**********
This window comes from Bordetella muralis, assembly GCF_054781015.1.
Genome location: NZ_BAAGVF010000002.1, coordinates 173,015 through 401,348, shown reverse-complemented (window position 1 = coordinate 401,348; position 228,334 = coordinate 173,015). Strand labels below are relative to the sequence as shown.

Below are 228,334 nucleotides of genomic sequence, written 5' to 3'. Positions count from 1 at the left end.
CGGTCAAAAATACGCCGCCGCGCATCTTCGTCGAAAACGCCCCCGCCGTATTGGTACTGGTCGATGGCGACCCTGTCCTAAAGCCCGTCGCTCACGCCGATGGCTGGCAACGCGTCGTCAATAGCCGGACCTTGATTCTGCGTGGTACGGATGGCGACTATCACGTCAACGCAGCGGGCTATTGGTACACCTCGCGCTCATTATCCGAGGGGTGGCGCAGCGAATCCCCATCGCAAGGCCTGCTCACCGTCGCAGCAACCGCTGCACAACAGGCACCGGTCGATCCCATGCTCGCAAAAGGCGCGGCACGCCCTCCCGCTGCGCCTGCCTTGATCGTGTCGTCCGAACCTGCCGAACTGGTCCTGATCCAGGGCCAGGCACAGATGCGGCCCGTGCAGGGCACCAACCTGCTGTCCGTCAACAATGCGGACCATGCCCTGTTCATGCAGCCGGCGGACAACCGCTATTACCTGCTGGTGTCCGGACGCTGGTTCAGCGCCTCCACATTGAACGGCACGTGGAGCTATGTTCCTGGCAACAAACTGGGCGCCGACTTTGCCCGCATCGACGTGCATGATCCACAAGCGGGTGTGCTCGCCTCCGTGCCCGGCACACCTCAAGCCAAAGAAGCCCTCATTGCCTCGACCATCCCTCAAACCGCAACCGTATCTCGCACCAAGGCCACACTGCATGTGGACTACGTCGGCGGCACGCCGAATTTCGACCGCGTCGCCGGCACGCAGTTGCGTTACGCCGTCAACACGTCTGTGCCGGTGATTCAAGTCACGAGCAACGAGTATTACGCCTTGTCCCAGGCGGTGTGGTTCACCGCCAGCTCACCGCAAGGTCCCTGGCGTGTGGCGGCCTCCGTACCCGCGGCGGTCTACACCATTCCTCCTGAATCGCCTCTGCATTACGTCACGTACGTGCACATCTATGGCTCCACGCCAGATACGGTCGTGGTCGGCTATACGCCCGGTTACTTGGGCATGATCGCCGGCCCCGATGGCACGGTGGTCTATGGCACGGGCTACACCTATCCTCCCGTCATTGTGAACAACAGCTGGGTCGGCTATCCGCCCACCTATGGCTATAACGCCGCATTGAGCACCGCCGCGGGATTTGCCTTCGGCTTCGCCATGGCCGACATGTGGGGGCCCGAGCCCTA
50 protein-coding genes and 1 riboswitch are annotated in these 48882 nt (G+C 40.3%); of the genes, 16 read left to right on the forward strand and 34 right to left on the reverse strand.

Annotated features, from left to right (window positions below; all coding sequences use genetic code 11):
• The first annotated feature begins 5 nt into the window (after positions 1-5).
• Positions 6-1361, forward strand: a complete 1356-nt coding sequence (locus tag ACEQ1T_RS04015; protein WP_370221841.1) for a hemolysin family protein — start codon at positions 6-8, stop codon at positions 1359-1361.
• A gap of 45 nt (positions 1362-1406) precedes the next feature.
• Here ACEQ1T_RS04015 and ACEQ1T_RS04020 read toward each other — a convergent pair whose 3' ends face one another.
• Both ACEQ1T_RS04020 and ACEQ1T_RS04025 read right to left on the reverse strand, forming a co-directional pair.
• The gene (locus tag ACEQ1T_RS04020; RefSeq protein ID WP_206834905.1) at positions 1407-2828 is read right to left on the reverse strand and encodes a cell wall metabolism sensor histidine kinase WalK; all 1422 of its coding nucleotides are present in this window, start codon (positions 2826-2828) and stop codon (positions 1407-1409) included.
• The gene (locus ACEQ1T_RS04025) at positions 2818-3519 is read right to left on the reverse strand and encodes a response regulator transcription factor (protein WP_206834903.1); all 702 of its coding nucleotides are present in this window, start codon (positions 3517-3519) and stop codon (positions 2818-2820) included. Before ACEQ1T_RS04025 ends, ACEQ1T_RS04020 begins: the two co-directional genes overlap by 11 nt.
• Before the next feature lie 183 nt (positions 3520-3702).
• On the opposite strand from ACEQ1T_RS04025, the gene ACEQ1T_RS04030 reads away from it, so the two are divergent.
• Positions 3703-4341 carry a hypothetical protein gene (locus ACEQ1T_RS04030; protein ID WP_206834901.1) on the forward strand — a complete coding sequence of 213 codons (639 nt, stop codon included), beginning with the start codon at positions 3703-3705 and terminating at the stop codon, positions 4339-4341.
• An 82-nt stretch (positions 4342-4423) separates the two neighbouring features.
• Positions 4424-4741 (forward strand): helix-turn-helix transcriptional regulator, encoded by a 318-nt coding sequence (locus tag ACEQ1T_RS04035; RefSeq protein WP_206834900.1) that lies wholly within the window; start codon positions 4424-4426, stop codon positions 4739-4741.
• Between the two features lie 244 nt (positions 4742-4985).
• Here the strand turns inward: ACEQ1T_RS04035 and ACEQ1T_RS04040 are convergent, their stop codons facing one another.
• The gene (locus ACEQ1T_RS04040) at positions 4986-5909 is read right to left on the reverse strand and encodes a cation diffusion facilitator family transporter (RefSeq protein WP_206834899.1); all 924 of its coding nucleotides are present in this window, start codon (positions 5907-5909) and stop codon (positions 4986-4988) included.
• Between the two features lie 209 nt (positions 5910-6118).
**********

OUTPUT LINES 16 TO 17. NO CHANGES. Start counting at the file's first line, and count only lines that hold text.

• Positions 3703-4341 carry a hypothetical protein gene (locus ACEQ1T_RS04030; protein ID WP_206834901.1) on the forward strand — a complete coding sequence of 213 codons (639 nt, stop codon included), beginning with the start codon at positions 3703-3705 and terminating at the stop codon, positions 4339-4341.
• An 82-nt stretch (positions 4342-4423) separates the two neighbouring features.